Greenback recovers on CPI and hawkish fedspeak

Asia is facing a quiet finish to the week with renewed US dollar strength being the key theme.

Source: Bloomberg

Earlier in the week, Fed chair Janet Yellen emphasised the significance of inflation and wage growth to the timing of rates lift-off. As a result, the CPI data released yesterday was always going to carry significant weight.

While the headline inflation reading fell 0.7% and was a touch below expectations, the core CPI reading was up 0.2% and slightly ahead of estimates. This implied a 1.6% rise year-on-year, which is still a bit below the Fed’s 2% target.

Perhaps the drop in headline inflation is not as worrying given some of the moves we’ve seen in energy prices. On the wage growth front, as long as the US economy continues to generate as many jobs as it has been in previous months, a fall in unemployment is likely to eventually lead to wage growth. There was also some hawkish rhetoric from Fed members with Bullard and Mester expressing their desire for a mid-year lift-off.

Mr Bullard was perhaps the most aggressive after saying confidence on inflation will be lifted by January core CPI, once again calling on the Fed to remove the patient phrase at the March meeting. This saw currency divergence ramp up with the USD gaining significant ground against the majors. There were some big moves in EUR/USD, AUD/USD, USD/CAD and cable. These pairs are likely to continue presenting some excellent trading opportunities in the near term.

Growth target key for China

China remains a significant focal point after rallying yesterday on some stimulus speculation. While the country continues to take targeted measures to ease liquidity concerns and distress certain areas, it’ll be hard to get a clear picture of what officials are looking to achieve this year without knowing the growth target.

Premier Li Keqiang will announce the growth target at the annual parliament session in March and this will give a clearer picture of what to expect from officials this year. China is expected to announce a growth target of around 7% and the more aggressive the target is, the more likely we are to get stimulus.

If the target is not aggressive, then there is a good chance officials will be focusing on pursuing reforms this year. This week we saw China’s HSBC manufacturing PMI bounce back but some felt this could have been a bit seasonal.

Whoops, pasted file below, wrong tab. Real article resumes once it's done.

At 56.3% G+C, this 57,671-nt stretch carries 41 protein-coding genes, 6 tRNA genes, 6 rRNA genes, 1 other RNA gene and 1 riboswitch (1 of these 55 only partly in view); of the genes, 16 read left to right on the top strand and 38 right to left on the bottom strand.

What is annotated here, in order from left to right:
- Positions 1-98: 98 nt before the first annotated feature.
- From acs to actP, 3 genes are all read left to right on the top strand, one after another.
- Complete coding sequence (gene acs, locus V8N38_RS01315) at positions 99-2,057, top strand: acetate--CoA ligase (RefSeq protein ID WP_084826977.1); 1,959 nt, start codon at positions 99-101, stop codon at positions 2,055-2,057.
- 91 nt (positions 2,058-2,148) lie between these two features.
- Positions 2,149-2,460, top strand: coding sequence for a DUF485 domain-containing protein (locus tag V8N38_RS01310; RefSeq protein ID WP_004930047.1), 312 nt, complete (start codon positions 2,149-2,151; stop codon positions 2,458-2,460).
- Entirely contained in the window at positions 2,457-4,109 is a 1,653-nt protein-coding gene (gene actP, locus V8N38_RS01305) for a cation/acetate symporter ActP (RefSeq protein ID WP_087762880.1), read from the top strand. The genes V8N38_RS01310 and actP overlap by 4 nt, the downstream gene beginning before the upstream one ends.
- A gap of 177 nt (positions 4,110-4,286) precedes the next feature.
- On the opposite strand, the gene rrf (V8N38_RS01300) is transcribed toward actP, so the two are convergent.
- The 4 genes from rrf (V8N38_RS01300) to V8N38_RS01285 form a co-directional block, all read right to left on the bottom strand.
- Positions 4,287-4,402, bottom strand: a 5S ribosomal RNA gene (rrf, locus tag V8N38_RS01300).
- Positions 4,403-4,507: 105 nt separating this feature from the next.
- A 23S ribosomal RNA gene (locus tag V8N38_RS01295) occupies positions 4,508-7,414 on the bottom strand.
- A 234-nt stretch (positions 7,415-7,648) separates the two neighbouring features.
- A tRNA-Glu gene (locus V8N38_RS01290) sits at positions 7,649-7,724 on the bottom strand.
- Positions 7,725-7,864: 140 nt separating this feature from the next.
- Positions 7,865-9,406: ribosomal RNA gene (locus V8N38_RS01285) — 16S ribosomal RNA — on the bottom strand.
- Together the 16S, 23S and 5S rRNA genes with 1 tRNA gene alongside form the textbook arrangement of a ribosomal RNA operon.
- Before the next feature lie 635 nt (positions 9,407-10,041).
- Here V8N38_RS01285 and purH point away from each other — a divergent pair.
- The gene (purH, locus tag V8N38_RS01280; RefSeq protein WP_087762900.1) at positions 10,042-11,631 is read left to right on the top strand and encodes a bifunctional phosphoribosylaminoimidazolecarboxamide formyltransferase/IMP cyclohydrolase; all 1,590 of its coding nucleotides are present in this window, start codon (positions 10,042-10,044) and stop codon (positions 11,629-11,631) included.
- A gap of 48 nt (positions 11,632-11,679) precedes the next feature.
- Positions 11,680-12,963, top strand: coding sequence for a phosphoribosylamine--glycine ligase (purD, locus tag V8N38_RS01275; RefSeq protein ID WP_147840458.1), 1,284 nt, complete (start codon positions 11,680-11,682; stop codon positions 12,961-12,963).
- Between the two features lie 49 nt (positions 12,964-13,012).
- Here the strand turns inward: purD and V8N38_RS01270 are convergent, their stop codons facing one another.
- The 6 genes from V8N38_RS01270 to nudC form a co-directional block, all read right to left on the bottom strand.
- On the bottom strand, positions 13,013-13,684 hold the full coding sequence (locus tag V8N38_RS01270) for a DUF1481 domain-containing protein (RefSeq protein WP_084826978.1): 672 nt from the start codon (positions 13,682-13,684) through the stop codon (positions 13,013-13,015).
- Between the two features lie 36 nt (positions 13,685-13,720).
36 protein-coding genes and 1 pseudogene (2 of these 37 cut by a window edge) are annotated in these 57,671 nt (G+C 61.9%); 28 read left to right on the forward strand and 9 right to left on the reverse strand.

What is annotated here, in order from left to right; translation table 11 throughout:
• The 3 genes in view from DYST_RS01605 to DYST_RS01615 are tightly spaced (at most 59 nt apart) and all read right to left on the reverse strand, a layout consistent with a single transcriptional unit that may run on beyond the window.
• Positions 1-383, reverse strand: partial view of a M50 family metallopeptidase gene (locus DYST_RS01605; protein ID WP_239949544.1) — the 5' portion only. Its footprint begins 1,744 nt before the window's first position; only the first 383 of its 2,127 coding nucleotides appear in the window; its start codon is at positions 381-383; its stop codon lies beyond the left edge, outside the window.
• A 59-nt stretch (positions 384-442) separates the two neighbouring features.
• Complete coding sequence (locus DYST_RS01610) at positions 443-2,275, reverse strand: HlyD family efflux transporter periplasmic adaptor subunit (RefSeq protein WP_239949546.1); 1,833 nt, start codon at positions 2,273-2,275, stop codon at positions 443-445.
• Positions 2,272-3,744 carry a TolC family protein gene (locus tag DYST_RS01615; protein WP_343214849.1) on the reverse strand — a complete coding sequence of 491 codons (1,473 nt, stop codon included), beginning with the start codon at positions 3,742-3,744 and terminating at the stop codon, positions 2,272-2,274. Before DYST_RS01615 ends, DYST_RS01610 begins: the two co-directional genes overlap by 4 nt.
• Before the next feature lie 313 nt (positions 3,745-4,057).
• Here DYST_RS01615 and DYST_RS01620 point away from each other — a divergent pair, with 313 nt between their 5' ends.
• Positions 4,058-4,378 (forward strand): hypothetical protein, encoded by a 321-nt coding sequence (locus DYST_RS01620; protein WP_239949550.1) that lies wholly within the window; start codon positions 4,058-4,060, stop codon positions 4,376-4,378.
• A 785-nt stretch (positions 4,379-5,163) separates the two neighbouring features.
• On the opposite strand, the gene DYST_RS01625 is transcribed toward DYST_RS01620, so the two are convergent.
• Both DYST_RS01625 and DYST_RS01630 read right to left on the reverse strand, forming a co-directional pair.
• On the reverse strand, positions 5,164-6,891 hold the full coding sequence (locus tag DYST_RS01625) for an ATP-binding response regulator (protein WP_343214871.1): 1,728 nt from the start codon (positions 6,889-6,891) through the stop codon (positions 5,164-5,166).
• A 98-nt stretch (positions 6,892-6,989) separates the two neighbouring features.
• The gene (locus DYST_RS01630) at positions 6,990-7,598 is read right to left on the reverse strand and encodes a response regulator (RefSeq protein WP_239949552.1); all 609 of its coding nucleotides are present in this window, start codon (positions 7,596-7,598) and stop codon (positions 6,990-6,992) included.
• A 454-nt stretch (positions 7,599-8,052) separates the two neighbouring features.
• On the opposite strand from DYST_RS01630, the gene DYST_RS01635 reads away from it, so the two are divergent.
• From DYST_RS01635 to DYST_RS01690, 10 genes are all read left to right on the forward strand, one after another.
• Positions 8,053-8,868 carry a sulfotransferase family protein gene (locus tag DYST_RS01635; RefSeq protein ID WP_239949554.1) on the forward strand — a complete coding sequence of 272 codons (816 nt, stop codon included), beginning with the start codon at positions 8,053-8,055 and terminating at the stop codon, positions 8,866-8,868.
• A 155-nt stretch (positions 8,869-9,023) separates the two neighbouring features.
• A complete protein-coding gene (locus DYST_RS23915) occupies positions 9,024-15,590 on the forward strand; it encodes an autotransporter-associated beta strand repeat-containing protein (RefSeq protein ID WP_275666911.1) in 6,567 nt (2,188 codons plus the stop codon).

On Sunday we receive China’s official manufacturing and non-manufacturing PMI numbers. There is a good chance we could see seasonality at play in these numbers as well due to the Chinese New Year. The ASX 200 has also managed to edge higher, with investors focusing on next week’s RBA meeting and good momentum for China and Japan.

Weaker open for Europe

Ahead of the European open, we are calling the major bourses lower with some of the gains from yesterday’s trade being given back. Stimulus seems to be working a treat for some of the key markets around the world, including Japan and the Eurozone. Recent data out of Europe has also been showing some positive signs and this has really encouraged investors to drive equities higher.

Upside surprises in data included German unemployment, German consumer climate, M3, money supply and private loans data. Later today we have German preliminary CPI, French consumer spending and Spanish CPI. The DAX has been a standout and it is also benefiting from renewed weakness in the euro.

It’s been a month of breaking records for the DAX and, whilst it doesn’t seem like it’ll open at a fresh record today, I wouldn’t be surprised to see it bought off any pullbacks and drift higher through the session. The combination of stronger data, QE and a weaker euro seems to be working very well for the DAX.

This information has been prepared by IG, a trading name of IG Markets Limited. In addition to the disclaimer below, the material on this page does not contain a record of our trading prices, or an offer of, or solicitation for, a transaction in any financial instrument. IG accepts no responsibility for any use that may be made of these comments and for any consequences that result. No representation or warranty is given as to the accuracy or completeness of this information. Consequently any person acting on it does so entirely at their own risk. Any research provided does not have regard to the specific investment objectives, financial situation and needs of any specific person who may receive it. It has not been prepared in accordance with legal requirements designed to promote the independence of investment research and as such is considered to be a marketing communication. Although we are not specifically constrained from dealing ahead of our recommendations we do not seek to take advantage of them before they are provided to our clients. See full non-independent research disclaimer and quarterly summary.

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